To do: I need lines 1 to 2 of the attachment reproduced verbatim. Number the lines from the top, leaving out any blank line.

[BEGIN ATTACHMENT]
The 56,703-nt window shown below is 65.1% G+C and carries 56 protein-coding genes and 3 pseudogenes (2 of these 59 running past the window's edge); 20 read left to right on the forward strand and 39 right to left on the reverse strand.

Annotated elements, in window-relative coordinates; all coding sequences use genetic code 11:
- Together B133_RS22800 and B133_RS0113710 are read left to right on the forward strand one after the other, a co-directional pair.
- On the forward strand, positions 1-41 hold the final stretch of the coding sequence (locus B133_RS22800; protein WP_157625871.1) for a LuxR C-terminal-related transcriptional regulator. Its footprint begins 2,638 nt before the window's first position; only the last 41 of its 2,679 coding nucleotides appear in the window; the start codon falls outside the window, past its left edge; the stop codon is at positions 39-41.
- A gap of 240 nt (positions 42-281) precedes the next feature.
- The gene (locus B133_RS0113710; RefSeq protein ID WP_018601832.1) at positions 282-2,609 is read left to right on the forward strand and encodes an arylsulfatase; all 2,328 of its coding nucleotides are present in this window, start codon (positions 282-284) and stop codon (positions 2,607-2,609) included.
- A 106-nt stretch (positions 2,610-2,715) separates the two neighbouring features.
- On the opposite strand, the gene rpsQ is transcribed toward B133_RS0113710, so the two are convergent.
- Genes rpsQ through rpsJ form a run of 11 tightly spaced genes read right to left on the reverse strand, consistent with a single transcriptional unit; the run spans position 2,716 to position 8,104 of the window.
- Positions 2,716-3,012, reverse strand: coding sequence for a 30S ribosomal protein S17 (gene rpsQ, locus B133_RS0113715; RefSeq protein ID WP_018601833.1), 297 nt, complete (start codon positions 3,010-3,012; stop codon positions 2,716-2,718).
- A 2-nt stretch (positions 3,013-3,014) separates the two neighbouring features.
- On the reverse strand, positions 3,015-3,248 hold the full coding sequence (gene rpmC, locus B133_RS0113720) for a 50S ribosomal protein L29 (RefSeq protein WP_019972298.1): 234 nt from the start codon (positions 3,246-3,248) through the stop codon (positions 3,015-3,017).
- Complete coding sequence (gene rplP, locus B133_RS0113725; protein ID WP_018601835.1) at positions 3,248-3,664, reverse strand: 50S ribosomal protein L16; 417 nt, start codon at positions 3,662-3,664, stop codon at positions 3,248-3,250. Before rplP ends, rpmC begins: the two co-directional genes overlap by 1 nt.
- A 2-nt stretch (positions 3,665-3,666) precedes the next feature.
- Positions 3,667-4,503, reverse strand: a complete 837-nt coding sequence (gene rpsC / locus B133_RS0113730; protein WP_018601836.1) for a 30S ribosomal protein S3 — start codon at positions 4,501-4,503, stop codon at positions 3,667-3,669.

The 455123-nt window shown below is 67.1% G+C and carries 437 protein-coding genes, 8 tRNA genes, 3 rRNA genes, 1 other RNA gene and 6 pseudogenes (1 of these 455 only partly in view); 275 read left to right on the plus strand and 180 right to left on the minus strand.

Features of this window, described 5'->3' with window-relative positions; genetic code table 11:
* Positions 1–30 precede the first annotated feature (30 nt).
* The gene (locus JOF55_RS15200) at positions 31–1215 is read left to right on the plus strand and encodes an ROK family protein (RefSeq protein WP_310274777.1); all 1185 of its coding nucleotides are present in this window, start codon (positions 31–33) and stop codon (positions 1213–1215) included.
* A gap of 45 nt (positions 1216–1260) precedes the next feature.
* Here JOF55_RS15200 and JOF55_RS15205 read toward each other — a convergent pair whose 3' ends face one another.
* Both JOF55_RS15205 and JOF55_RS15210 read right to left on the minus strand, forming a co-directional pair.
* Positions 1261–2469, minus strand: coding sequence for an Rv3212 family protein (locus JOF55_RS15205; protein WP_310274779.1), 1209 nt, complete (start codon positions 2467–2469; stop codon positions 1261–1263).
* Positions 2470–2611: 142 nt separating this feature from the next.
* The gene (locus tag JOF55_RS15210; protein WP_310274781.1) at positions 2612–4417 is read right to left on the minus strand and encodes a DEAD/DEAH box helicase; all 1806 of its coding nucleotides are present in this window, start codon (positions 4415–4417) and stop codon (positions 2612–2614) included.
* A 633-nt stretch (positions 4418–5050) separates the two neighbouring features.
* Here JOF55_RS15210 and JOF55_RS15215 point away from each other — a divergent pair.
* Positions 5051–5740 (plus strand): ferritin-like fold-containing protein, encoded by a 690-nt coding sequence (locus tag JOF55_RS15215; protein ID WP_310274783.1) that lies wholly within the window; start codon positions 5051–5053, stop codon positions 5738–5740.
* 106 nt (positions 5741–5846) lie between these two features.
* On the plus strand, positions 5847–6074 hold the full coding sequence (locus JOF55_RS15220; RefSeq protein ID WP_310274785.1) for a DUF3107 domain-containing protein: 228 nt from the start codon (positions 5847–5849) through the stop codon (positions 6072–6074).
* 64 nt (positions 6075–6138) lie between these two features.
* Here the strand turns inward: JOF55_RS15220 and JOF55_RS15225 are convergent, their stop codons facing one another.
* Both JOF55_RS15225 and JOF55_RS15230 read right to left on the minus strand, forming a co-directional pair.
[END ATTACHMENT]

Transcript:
The 56,703-nt window shown below is 65.1% G+C and carries 56 protein-coding genes and 3 pseudogenes (2 of these 59 running past the window's edge); 20 read left to right on the forward strand and 39 right to left on the reverse strand.

Annotated elements, in window-relative coordinates; all coding sequences use genetic code 11: